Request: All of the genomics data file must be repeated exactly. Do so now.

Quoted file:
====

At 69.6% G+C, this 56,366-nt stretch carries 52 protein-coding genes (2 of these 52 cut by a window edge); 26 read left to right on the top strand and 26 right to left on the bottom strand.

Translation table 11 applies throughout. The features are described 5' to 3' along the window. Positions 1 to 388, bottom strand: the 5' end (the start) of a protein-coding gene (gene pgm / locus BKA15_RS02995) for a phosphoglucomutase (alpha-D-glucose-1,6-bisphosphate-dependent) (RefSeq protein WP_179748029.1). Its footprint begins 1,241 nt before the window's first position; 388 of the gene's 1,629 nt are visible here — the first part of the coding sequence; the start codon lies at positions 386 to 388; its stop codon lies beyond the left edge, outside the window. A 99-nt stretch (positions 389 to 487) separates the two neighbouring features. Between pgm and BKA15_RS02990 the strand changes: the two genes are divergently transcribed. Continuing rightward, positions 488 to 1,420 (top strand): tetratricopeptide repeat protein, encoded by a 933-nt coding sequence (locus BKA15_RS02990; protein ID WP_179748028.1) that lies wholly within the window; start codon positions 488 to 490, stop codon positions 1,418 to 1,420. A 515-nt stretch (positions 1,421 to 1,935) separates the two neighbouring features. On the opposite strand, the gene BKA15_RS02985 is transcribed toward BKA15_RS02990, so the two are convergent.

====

At 69.6% G+C, this 56,366-nt stretch carries 52 protein-coding genes (2 of these 52 cut by a window edge); 26 read left to right on the top strand and 26 right to left on the bottom strand.

Translation table 11 applies throughout. The features are described 5' to 3' along the window. Positions 1 to 388, bottom strand: the 5' end (the start) of a protein-coding gene (gene pgm / locus BKA15_RS02995) for a phosphoglucomutase (alpha-D-glucose-1,6-bisphosphate-dependent) (RefSeq protein WP_179748029.1). Its footprint begins 1,241 nt before the window's first position; 388 of the gene's 1,629 nt are visible here — the first part of the coding sequence; the start codon lies at positions 386 to 388; its stop codon lies beyond the left edge, outside the window. A 99-nt stretch (positions 389 to 487) separates the two neighbouring features. Between pgm and BKA15_RS02990 the strand changes: the two genes are divergently transcribed. Continuing rightward, positions 488 to 1,420 (top strand): tetratricopeptide repeat protein, encoded by a 933-nt coding sequence (locus BKA15_RS02990; protein ID WP_179748028.1) that lies wholly within the window; start codon positions 488 to 490, stop codon positions 1,418 to 1,420. A 515-nt stretch (positions 1,421 to 1,935) separates the two neighbouring features. On the opposite strand, the gene BKA15_RS02985 is transcribed toward BKA15_RS02990, so the two are convergent.